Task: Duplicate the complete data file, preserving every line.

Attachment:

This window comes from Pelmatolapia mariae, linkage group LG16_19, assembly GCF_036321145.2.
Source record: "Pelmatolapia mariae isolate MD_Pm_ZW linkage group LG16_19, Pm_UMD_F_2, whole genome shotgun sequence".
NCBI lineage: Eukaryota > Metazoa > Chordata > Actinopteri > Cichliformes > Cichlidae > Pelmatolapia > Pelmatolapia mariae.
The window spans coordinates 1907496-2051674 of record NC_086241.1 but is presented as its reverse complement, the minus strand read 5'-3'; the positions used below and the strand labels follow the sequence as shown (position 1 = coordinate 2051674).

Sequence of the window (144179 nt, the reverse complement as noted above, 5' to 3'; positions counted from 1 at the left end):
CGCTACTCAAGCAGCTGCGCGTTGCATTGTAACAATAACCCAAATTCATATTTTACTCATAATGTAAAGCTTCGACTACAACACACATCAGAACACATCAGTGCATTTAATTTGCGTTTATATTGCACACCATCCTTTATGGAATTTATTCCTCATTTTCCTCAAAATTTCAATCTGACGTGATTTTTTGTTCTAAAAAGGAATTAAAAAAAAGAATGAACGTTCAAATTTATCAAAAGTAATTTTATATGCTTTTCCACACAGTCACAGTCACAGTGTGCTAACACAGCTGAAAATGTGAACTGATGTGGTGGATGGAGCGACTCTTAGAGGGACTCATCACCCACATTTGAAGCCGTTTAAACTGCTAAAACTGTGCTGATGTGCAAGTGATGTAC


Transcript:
This window comes from Pelmatolapia mariae, linkage group LG16_19, assembly GCF_036321145.2.
Source record: "Pelmatolapia mariae isolate MD_Pm_ZW linkage group LG16_19, Pm_UMD_F_2, whole genome shotgun sequence".
NCBI lineage: Eukaryota > Metazoa > Chordata > Actinopteri > Cichliformes > Cichlidae > Pelmatolapia > Pelmatolapia mariae.
The window spans coordinates 1907496-2051674 of record NC_086241.1 but is presented as its reverse complement, the minus strand read 5'-3'; the positions used below and the strand labels follow the sequence as shown (position 1 = coordinate 2051674).

Sequence of the window (144179 nt, the reverse complement as noted above, 5' to 3'; positions counted from 1 at the left end):
CGCTACTCAAGCAGCTGCGCGTTGCATTGTAACAATAACCCAAATTCATATTTTACTCATAATGTAAAGCTTCGACTACAACACACATCAGAACACATCAGTGCATTTAATTTGCGTTTATATTGCACACCATCCTTTATGGAATTTATTCCTCATTTTCCTCAAAATTTCAATCTGACGTGATTTTTTGTTCTAAAAAGGAATTAAAAAAAAGAATGAACGTTCAAATTTATCAAAAGTAATTTTATATGCTTTTCCACACAGTCACAGTCACAGTGTGCTAACACAGCTGAAAATGTGAACTGATGTGGTGGATGGAGCGACTCTTAGAGGGACTCATCACCCACATTTGAAGCCGTTTAAACTGCTAAAACTGTGCTGATGTGCAAGTGATGTAC